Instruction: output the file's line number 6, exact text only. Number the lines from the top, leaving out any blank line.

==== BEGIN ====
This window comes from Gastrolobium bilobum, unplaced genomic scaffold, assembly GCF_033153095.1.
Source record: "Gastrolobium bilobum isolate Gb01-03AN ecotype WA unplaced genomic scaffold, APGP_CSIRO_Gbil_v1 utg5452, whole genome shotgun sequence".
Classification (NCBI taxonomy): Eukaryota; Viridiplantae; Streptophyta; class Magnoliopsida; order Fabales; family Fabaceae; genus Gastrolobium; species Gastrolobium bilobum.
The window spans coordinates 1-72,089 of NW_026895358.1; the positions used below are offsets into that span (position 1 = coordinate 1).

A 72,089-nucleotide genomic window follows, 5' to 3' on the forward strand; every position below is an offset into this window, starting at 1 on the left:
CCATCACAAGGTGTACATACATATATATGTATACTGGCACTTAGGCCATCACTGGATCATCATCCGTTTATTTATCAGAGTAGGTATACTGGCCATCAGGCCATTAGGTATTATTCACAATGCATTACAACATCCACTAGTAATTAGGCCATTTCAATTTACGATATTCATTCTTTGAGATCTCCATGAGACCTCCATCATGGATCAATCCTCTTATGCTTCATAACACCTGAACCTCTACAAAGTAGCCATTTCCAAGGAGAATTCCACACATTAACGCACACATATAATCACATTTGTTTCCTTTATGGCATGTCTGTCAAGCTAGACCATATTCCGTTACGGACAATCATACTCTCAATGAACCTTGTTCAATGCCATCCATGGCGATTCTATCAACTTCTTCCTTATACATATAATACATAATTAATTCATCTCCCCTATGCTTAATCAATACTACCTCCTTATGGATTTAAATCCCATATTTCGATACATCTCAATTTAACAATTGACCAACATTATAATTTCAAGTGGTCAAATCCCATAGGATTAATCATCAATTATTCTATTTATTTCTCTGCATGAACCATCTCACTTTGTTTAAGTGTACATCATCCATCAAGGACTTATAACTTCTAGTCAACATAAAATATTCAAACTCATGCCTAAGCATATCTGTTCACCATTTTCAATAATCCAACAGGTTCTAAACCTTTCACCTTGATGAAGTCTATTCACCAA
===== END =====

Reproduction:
CCATCACAAGGTGTACATACATATATATGTATACTGGCACTTAGGCCATCACTGGATCATCATCCGTTTATTTATCAGAGTAGGTATACTGGCCATCAGGCCATTAGGTATTATTCACAATGCATTACAACATCCACTAGTAATTAGGCCATTTCAATTTACGATATTCATTCTTTGAGATCTCCATGAGACCTCCATCATGGATCAATCCTCTTATGCTTCATAACACCTGAACCTCTACAAAGTAGCCATTTCCAAGGAGAATTCCACACATTAACGCACACATATAATCACATTTGTTTCCTTTATGGCATGTCTGTCAAGCTAGACCATATTCCGTTACGGACAATCATACTCTCAATGAACCTTGTTCAATGCCATCCATGGCGATTCTATCAACTTCTTCCTTATACATATAATACATAATTAATTCATCTCCCCTATGCTTAATCAATACTACCTCCTTATGGATTTAAATCCCATATTTCGATACATCTCAATTTAACAATTGACCAACATTATAATTTCAAGTGGTCAAATCCCATAGGATTAATCATCAATTATTCTATTTATTTCTCTGCATGAACCATCTCACTTTGTTTAAGTGTACATCATCCATCAAGGACTTATAACTTCTAGTCAACATAAAATATTCAAACTCATGCCTAAGCATATCTGTTCACCATTTTCAATAATCCAACAGGTTCTAAACCTTTCACCTTGATGAAGTCTATTCACCAA